Trafficking in persons is an increasing problem that involves both
sexual exploitation and labor exploitation of its victims. Trafficking
affects all regions and the majority of countries in the world. Both
men and women may be victims of trafficking, but the primary victims
worldwide are women and girls, the majority of whom are trafficked
for the purpose of sexual exploitation. Traffickers primarily target
women because they are disproportionately affected by poverty and discrimination,
factors that impede their access to employment, educational opportunities
and other resources.
Women’s advocates in Central and Eastern Europe and the Commonwealth
of Independent States (CEE/CIS), and around the world, are addressing
the problem of women being trafficked into the commercial sex industry
as a human rights violation and a form of gender-based violence.
Trafficking in women is a complicated phenomenon with many forces
that affect women’s decisions to work abroad. Perhaps the strongest
factor is the desperate economic situation, which impacts the availability
of satisfactory employment in many countries for women more severely
than men. Women may become victims of trafficking when they seek assistance
to obtain employment, work permits, visas and other travel documents.
Traffickers prey on women’s vulnerable circumstances and may
lure them into crime networks through deceit and false promises of
decent working conditions and fair pay.
Women from the CEE/CIS region are trafficked through formal and informal
channels all over the world. In some cases, women go abroad knowing
that they will work in the sex industry, but without awareness of the
terrible work conditions and violence that accompany the trafficking
business. Other women answer job advertisements for positions abroad
such as dancers, waitresses, and nannies, only to find themselves held
against their will and forced into prostitution and sexual slavery.
In the destination countries, women are subjected to physical violence,
sexual assault and rape, battery, imprisonment, threats and other forms
Under international law, governments are obligated to protect their
citizens from being trafficked, through programs that aim at prevention
and the protection of victims. Prevention of trafficking in women requires
examining the factors that contribute to the problem as well as providing
education to potential victims. Both government and non-governmental
programs should identify women who are at-risk for trafficking and
provide them with the tools necessary to find work abroad without putting
themselves at risk. At the same time, more far-reaching programs that
address gender inequalities in the labor market are needed to combat
trafficking in women.
A comprehensive strategy for combating trafficking must also consider
the safety of the victims. Non-governmental organizations (NGOs) and
state agencies that work with repatriated victims of trafficking should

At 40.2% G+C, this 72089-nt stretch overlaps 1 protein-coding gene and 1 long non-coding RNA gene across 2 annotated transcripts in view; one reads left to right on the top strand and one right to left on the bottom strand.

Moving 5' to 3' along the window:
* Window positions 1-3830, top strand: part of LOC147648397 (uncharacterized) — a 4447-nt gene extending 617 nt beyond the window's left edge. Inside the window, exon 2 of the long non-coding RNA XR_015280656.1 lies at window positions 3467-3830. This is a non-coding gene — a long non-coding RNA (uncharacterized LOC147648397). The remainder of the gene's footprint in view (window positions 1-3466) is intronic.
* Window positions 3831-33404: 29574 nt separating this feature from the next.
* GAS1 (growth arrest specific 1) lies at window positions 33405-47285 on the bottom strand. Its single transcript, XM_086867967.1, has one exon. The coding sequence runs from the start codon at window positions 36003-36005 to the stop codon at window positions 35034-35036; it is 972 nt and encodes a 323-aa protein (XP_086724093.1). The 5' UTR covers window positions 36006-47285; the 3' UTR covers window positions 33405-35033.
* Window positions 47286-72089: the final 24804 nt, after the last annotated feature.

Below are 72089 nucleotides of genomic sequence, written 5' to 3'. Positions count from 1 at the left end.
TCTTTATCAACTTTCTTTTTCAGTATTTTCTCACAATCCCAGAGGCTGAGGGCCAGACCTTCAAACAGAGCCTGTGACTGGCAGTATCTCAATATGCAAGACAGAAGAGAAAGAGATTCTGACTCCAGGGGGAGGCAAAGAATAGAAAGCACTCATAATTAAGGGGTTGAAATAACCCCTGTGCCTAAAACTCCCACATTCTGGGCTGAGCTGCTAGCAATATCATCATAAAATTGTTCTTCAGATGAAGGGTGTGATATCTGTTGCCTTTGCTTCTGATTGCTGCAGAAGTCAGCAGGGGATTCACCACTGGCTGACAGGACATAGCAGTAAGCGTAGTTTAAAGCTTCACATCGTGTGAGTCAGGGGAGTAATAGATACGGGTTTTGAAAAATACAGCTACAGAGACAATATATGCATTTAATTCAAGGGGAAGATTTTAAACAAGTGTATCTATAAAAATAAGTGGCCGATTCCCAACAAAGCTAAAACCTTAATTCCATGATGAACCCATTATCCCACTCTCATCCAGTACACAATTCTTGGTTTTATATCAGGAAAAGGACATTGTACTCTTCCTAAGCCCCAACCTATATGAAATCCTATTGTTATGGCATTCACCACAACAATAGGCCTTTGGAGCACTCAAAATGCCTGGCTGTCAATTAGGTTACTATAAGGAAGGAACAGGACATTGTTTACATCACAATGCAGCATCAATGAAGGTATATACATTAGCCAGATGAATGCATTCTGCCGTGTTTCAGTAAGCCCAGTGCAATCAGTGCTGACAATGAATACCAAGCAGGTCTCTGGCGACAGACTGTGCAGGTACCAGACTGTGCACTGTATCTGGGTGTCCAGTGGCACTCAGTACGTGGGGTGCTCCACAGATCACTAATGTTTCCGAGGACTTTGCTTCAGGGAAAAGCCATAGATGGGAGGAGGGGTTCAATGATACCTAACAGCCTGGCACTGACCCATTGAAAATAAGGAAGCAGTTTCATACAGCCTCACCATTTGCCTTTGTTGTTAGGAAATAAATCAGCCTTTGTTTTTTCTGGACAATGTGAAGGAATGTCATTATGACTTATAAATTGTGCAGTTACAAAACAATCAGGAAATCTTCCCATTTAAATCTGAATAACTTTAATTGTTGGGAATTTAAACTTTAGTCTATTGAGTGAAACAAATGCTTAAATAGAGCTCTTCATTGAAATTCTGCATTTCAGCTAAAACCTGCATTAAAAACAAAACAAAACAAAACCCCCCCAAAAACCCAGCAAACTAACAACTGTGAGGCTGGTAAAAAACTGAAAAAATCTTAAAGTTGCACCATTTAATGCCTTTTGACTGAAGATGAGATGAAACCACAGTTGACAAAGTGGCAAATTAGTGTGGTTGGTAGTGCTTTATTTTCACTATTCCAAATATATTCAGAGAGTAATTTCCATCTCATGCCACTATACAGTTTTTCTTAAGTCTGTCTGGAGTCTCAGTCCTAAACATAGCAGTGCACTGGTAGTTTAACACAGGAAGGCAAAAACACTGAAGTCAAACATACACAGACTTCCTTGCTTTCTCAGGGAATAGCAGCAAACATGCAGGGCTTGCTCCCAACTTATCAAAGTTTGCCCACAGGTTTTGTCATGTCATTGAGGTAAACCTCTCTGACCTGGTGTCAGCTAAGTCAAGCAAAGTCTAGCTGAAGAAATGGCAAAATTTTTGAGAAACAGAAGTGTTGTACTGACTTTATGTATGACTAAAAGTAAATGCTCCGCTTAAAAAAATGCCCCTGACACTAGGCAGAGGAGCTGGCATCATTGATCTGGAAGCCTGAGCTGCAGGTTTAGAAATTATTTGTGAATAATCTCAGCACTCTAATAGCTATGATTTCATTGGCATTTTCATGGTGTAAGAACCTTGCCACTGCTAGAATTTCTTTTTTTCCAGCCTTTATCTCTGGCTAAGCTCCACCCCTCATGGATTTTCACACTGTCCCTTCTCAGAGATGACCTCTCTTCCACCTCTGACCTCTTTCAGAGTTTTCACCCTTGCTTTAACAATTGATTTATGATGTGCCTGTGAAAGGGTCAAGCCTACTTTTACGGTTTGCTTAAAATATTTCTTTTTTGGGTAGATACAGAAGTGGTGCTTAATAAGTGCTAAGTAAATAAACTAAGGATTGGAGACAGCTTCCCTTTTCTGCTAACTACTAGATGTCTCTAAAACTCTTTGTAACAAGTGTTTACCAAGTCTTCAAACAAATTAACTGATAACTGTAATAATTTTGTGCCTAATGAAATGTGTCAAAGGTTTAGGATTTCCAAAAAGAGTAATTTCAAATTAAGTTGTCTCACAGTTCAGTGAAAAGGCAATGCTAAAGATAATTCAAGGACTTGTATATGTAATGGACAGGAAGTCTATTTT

also address the multiple difficulties women face when they attempt
to reintegrate. Victims of trafficking face a range of needs including
physical and mental health care, job training and employment issues,
housing issues and, possibly, childcare.
The following sections are available on this site:
Explore the Issue
This section of the site allows users to increase their understanding
of the problem of trafficking in women through an exploration of the
definition of trafficking, the prevalence of the problem, factors that
contribute to trafficking, its effects on victims and strategies for
protection and support of victims and for prevention of the problem.
Research and Reports
This section of the site provides advocates with selected materials
on trafficking in women that are available on the web, on such
topics as how international organizations, like the United Nations
and the European Union, have responded to the problem, information
about source and destination countries and resources for NGOs
on addressing the problem of trafficking.
Law and Policy
This section of the site outlines the international legal obligations,
in both the United Nations and the European human rights systems, to
prevent and combat trafficking in women. This section also provides
information on how national legislation and policy can address the
problem of trafficking through, for example, criminal and immigration
The STOPVAW site offers sample training materials on trafficking in
women. These materials are designed to provide advocates with basic
training tools that can be adapted to country-specific circumstances,
the goals of a training program and the training audience. It is recommended
that advocates use the training materials on trafficking in women in
conjunction with the more general Guidelines
for Developing a Training Program which introduce a methodology
for conducting training for the general public and individuals and
organizations working to eliminate violence against women.